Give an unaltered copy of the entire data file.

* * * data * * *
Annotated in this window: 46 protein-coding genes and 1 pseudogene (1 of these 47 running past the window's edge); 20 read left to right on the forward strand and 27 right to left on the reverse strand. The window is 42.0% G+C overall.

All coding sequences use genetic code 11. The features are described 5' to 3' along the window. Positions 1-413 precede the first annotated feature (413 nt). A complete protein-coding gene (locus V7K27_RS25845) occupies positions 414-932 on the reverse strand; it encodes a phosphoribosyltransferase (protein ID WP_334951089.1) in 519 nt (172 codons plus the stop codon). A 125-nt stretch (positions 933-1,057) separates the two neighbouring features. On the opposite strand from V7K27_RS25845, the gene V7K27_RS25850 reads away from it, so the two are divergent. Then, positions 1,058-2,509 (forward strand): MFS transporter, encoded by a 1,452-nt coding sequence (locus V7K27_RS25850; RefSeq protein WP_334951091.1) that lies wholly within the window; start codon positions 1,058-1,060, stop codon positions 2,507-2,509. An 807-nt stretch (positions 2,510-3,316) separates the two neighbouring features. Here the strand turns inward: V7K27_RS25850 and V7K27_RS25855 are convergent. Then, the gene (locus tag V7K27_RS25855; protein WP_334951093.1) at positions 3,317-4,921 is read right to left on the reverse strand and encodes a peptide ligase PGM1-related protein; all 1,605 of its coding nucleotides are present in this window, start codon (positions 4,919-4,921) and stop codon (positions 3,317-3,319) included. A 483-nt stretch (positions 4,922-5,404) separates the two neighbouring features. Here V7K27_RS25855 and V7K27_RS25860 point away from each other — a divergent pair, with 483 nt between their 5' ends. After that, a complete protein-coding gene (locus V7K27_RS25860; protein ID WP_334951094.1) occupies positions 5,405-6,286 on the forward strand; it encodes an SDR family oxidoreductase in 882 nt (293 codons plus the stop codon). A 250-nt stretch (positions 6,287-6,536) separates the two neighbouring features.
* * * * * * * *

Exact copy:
Annotated in this window: 46 protein-coding genes and 1 pseudogene (1 of these 47 running past the window's edge); 20 read left to right on the forward strand and 27 right to left on the reverse strand. The window is 42.0% G+C overall.

All coding sequences use genetic code 11. The features are described 5' to 3' along the window. Positions 1-413 precede the first annotated feature (413 nt). A complete protein-coding gene (locus V7K27_RS25845) occupies positions 414-932 on the reverse strand; it encodes a phosphoribosyltransferase (protein ID WP_334951089.1) in 519 nt (172 codons plus the stop codon). A 125-nt stretch (positions 933-1,057) separates the two neighbouring features. On the opposite strand from V7K27_RS25845, the gene V7K27_RS25850 reads away from it, so the two are divergent. Then, positions 1,058-2,509 (forward strand): MFS transporter, encoded by a 1,452-nt coding sequence (locus V7K27_RS25850; RefSeq protein WP_334951091.1) that lies wholly within the window; start codon positions 1,058-1,060, stop codon positions 2,507-2,509. An 807-nt stretch (positions 2,510-3,316) separates the two neighbouring features. Here the strand turns inward: V7K27_RS25850 and V7K27_RS25855 are convergent. Then, the gene (locus tag V7K27_RS25855; protein WP_334951093.1) at positions 3,317-4,921 is read right to left on the reverse strand and encodes a peptide ligase PGM1-related protein; all 1,605 of its coding nucleotides are present in this window, start codon (positions 4,919-4,921) and stop codon (positions 3,317-3,319) included. A 483-nt stretch (positions 4,922-5,404) separates the two neighbouring features. Here V7K27_RS25855 and V7K27_RS25860 point away from each other — a divergent pair, with 483 nt between their 5' ends. After that, a complete protein-coding gene (locus V7K27_RS25860; protein ID WP_334951094.1) occupies positions 5,405-6,286 on the forward strand; it encodes an SDR family oxidoreductase in 882 nt (293 codons plus the stop codon). A 250-nt stretch (positions 6,287-6,536) separates the two neighbouring features.